A recent case from the Ontario Court of Appeal should make all real estate lawyers and their clients think twice about not getting title insurance on home purchases. In 2006, Paul and Stephanie MacDonald purchased a house in Toronto and, with the assistance of their lawyer, purchased a title insurance policy from Chicago Title Insurance Company. In 2013 the MacDonalds discovered that the previous owner had renovated the property without taking out a building permit and specifically had removed some load bearing walls on the 2nd floor of the home. The City of Toronto issued an Order to remedy an unsafe building requiring the MacDonalds to make immediate repairs to temporarily support the 2nd floor. They complied and then made a claim under their title insurance policy to pay for the cost of these repairs as well as the permanent repairs to comply with the work order.
Chicago Title denied their claim arguing that the repairs were not covered under their title insurance policy. The judge hearing the case agreed and ruled that there was no coverage for this type of loss. One of the reasons the judge gave was that the work order was not “registered on title to the property”. This meant that the work order was not registered in the public register where mortgages and deeds to real estate properties were registered. The second reason given by the judge for denying coverage was that the MacDonalds had suffered no “loss” as defined in the title insurance policy. The title insurance policy provided coverage for owners who suffered a loss because their title (ie. their ownership interest) to their property became “unmarketable which allowed another person to refuse to perform a contract to purchase, to lease, or to make a mortgage loan”. The judge said that the owner’s property was just as “marketable” as it always was, with the only difference being that the owners just now had to disclose the nature of the structural problem to a future buyer.
The MacDonalds appealed their case to the Ontario Court of Appeal which criticized the original judge’s reasoning hearing the case and reversed his decision. The Court of Appeal ruled that the MacDonalds were in fact protected under their title insurance policy and ordered Chicago Title to pay for all repairs to the house as well as a substantial portion of their court costs.
What were the Court of Appeal’s reasons for ruling in the MacDonalds’ favour? First of all, the Court of Appeal disagreed that the work order had to be registered on title to the property. The Court pointed out that work orders are never registered against title to properties (which the lawyers for Chicago Title acknowledged to be true) and stated that the original judge had a fundamental misunderstanding of the interplay between title insurance and “off-title searches”. Before title insurance became popular in Ontario, lawyers were required to conduct many additional searches when acting on the purchase of real estate. These searches, called “off-title searches”, included more than half a dozen additional searches (including searches for work orders). Lawyers sent search letters to various municipal, regional and sometimes provincial agencies and departments, and for a fee, would receive “clearance letters” confirming that all matters within each department’s jurisdiction, in respect of the house or building being investigated, were satisfactory. A lawyer couldn’t get the answer he or she needed by just “searching the title”. The lawyer had to pay the fee and get satisfactory responses from whichever agency, be they issues relating to by-laws, zoning, work orders, hydro easements, tax arrears or other matters. What title insurance did was to allow the lawyer, in most cases, to avoid conducting most of these “off-title searches” and instead order a title insurance policy to insure against any losses that these off-title searches would reveal, if performed. So you can imagine the reaction of real estate lawyers to the original judge’s view of the “requirement” that municipal work orders be registered on title in order for title insurance to cover the loss. What then, was the point of title insurance? Since municipal work orders are never registered on title and the only way to discover whether they exist is to write the letter and pay the fee (which the title insurance companies tell us we don’t have to do if we order title insurance), why even order title insurance?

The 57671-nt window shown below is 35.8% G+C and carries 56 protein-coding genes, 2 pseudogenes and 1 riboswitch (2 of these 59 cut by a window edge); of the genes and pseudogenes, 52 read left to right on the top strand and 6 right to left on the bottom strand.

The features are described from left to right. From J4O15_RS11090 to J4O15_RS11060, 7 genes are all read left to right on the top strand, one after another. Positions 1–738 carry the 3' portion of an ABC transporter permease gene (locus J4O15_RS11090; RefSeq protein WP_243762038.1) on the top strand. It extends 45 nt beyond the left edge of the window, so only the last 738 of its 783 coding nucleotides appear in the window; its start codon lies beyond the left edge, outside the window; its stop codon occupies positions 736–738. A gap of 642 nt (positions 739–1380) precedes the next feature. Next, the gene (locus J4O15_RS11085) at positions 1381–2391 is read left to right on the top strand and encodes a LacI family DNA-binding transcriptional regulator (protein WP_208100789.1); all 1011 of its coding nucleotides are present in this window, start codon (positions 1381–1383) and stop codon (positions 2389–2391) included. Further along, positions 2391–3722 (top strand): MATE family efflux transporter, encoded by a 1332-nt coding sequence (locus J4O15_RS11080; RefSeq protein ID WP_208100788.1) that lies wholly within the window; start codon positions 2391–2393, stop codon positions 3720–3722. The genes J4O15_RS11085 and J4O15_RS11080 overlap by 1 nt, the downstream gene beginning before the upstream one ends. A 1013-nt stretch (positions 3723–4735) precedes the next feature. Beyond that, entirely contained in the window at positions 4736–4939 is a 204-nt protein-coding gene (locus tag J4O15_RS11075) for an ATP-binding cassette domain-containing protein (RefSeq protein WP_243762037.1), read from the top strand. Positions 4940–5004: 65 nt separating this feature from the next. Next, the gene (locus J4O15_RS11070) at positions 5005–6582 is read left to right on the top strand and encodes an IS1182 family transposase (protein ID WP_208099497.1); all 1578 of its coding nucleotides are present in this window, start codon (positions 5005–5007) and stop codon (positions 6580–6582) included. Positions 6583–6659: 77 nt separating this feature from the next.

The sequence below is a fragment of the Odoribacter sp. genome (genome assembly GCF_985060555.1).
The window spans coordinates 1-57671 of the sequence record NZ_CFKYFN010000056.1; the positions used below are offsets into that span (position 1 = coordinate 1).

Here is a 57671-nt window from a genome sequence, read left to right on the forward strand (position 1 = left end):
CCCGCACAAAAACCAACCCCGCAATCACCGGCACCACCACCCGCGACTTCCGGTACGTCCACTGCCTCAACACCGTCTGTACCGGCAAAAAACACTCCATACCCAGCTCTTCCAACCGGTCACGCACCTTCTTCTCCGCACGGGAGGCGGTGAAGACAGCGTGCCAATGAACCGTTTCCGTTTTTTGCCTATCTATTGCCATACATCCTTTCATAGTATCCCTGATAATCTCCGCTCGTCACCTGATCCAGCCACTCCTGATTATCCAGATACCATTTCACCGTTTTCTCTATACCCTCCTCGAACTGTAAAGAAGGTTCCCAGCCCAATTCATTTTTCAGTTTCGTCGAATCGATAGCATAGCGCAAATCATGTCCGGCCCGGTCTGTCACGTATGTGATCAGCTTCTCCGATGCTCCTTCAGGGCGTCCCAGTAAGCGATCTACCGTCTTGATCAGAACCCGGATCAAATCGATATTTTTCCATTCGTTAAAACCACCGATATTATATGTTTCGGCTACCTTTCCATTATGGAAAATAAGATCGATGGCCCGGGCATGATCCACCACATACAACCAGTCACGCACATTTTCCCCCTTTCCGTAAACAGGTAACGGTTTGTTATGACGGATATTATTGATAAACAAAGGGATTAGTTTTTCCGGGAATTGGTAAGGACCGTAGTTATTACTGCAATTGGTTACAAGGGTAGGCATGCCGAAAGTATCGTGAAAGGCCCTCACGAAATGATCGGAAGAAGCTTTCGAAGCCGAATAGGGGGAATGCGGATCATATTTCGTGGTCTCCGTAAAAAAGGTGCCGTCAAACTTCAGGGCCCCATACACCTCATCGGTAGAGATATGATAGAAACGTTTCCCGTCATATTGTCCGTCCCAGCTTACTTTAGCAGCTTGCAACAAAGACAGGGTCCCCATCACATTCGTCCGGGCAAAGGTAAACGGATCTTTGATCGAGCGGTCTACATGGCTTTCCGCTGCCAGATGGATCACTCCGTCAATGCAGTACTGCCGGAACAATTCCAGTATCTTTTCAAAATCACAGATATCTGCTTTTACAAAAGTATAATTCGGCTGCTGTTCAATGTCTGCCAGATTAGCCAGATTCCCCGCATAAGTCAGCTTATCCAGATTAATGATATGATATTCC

The Court of Appeal gave a second reason why the title insurance company had to pay the MacDonald’s claim, disagreeing with the original judge’s definition of “marketability”. The Court of Appeal said that as a result of the defects in their house, the MacDonald’s title was “unmarketable” as defined in the title insurance policy because a future purchaser could legally refuse to complete an agreement of purchase and sale on learning of the defect. Unlike the original judge, the Court of Appeal said that if the MacDonalds disclosed the defect and sold their house to a purchaser for a lower price, this did not mean their title was “marketable”. The dangerous condition of the property, the Court of Appeal said, flowed directly from the failure of the previous owner to attempt to obtain the necessary municipal approval for the renovations and such failure made the MacDonald’s title unmarketable within the meaning the title insurance policy.
It will be interesting to see if title insurance companies narrow the wording of the coverage of their policies in the future as a response to this case.